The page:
As time has gone on, the demands of the typical home studio owner have grown. Where once a basic setup would all be done ‘in the box’, now home producers are more likely to look at integrating external gear into their setups. This could be synths, or drum machines, or anything offering a regular MIDI connection. The Novation Launchkey Mini Mk3 is one of the few at this price point to offer exactly that, meaning you can control both your DAW and your external gear from one single source.
It is, of course, also an excellent option for users of Ableton Live. From the moment you plug the Launchkey Mini in, it will magically map itself to your Live session. This grants full control over arming tracks, performing and recording without needing to touch your mouse. All told, the third iteration of the Launchkey family is a highly capable controller at a very sensible price.
Read the full Novation Launchkey Mini Mk3 review
- The best Novation Launchkey Mini Mk3 deals online right now
Native Instruments’ Komplete Kontrol brand is an industry-leading range of software and hardware devices. The opportunity to buy into it at such a bargain price with the Komplete Kontrol M32 MIDI controller is therefore very tempting indeed.
The M32’s solid, slab-like profile just oozes quality, continuing the flat, black design signature of the rest of the NI range. The M32 sports more keys than most of its mini-keyed peers - 32 instead of 25 - spanning 2.5 octaves from F2 to C5
As a bonus, the bundled software includes Maschine Essentials, the entry-level version of NI’s acclaimed Maschine software. However, like the larger A-series keyboards, the M32 is also fully capable of controlling the full version of Maschine.
Read the full Native Instruments Komplete Kontrol M32 review
If you need five octaves and can squeeze an extra few notes out of your budget, M-Audio’s venerable Keystation range of MIDI controllers offers this 61-key beauty for just a shade over the £100 mark.
The Mark 3 version listed here offers a full-size, semi-weighted five-octave board of the kind of quality you’d expect from M-Audio, plus the option to control your DAW’s transport via dedicated buttons.
There’s the usual trade-off between the number of keys versus breadth of features, but if you’re looking for sheer playability without all the bells and whistles, this is one of the best cheap MIDI keyboards out there, especially when you consider that there’s also an 88-key version available for around a measly £150.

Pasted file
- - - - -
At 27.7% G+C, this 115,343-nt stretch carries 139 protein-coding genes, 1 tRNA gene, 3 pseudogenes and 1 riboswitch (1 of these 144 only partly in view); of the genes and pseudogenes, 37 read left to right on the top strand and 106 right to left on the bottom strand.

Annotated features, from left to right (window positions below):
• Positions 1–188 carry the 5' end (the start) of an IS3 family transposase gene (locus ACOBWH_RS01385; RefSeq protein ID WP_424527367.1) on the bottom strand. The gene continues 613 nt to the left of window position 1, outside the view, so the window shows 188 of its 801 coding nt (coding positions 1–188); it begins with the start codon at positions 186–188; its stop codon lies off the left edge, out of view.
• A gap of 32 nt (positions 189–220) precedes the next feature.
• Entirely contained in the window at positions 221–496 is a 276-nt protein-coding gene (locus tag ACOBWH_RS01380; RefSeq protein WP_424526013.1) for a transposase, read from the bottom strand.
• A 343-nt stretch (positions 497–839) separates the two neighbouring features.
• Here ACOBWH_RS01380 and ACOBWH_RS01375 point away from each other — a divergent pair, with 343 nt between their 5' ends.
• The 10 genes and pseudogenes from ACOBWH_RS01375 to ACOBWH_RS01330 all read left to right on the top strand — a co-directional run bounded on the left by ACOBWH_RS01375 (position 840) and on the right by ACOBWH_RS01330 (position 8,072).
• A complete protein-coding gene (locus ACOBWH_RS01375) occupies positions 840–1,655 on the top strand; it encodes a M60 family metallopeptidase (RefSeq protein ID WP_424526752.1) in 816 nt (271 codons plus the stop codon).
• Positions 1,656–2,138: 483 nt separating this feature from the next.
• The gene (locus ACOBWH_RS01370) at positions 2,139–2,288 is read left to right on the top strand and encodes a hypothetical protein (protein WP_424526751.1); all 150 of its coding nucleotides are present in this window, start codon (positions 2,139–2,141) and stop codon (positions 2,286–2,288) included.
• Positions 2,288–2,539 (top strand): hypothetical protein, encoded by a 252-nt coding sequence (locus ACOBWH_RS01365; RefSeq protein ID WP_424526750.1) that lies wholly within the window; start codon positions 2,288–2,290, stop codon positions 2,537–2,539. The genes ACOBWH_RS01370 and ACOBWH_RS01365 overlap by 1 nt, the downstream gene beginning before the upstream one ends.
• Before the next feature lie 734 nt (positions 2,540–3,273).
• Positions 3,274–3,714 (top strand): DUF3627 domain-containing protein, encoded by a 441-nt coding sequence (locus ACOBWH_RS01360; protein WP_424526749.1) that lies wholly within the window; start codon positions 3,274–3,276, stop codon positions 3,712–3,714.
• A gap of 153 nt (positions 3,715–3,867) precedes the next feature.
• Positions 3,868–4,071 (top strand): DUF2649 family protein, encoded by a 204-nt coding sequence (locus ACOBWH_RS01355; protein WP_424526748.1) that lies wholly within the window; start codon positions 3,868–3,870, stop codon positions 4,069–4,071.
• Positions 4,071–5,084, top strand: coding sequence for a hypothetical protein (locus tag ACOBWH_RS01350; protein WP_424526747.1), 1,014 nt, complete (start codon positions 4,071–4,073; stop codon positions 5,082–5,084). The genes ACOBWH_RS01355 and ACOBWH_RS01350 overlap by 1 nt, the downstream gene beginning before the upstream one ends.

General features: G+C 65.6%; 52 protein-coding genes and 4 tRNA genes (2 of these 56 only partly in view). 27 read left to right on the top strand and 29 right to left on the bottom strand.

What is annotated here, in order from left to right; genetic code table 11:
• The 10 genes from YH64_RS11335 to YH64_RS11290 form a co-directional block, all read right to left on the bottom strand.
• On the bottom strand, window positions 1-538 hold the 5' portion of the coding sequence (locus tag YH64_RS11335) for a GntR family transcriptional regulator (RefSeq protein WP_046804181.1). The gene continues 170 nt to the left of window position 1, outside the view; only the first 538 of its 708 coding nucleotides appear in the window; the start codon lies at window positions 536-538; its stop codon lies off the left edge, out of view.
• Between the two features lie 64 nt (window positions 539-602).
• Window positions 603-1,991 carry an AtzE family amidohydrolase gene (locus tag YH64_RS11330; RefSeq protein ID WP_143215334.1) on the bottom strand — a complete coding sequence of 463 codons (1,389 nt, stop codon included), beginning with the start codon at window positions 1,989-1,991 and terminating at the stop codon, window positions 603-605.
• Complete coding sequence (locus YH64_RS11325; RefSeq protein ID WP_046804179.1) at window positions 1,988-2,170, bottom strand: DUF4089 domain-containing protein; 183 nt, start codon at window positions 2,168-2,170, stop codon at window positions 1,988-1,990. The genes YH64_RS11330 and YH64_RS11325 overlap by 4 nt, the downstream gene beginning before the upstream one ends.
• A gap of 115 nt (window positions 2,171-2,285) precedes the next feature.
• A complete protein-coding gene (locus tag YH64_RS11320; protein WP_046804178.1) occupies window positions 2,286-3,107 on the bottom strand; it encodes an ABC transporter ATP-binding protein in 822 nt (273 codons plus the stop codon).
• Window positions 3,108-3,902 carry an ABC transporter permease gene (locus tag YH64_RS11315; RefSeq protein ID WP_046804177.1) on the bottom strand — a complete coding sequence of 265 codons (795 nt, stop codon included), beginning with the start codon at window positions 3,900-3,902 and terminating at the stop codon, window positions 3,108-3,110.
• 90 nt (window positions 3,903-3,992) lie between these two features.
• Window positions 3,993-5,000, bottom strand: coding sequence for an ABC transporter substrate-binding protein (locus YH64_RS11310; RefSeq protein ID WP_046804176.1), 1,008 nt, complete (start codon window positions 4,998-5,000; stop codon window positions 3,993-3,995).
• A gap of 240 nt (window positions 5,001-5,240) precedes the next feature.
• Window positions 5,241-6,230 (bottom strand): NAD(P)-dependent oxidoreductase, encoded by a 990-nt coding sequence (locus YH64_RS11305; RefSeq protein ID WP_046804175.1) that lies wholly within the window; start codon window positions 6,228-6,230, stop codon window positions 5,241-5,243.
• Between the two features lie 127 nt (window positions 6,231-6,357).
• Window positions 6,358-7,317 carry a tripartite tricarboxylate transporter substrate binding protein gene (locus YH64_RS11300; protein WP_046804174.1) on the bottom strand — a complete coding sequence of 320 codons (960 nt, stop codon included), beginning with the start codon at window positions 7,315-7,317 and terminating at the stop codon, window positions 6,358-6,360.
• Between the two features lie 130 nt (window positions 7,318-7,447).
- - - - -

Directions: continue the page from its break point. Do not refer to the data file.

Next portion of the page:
Now in their fourth iteration, M-Audio’s Oxygen MIDI controllers have always been popular, all three versions (25, 49 and 61-key) offering a great compromise between features, key range and price.
Compared to the Keystation 61, with the 49 you may be losing an octave, but you’re gaining much more in terms of functionality. If hardware controls are more important to you than an expansive range of keys, the Oxygen 49 makes a great compromise.
With an impressive array of knobs, buttons and sliders, dedicated DAW transport controls and eight premium-feel drum pads, this compact yet powerful MIDI controller should have you covered and then some.
Korg’s MicroKey MIDI controller range has long been popular with musicians on the move. The MicroKey Air builds on the success of the original and adds wireless connectivity via Bluetooth for an even more portable solution.
The 37-note version shown here packs a decent 3-octave range into a slim profile for just 99 quid, although there are also 25, 49 and even 61-note versions available.
The Bluetooth feature is easy to set up and enables wireless connection to laptops, PC’s and even iOS devices. With an average of one hour of use per day, 2 AA batteries will allow around one month of operation.
The Alesis V49 MKII MIDI controller offers a decent balance of full-size, firmly-sprung, synth-action keys and assignable hardware controls for not a lot of money at all - making it a great contender for the best cheap MIDI keyboard.
This newly redesigned keyboard sees substantial changes in the layout of the extra controls. Where the original placed its additional controllers – a set of eight pads, function buttons, pitch bend and modulation wheels and four rotary encoders – to the left-hand side, making for a wide, thin instrument, the MKII opts for a more traditional configuration.
Want to use your new MIDI controller to make beats? Well, you are in luck! The Alesis V49 MKII comes bundled with the incredibly easy to use MPC Beats music production software.
Read our full Alesis V49 MkII review
Best cheap MIDI keyboards: Buying advice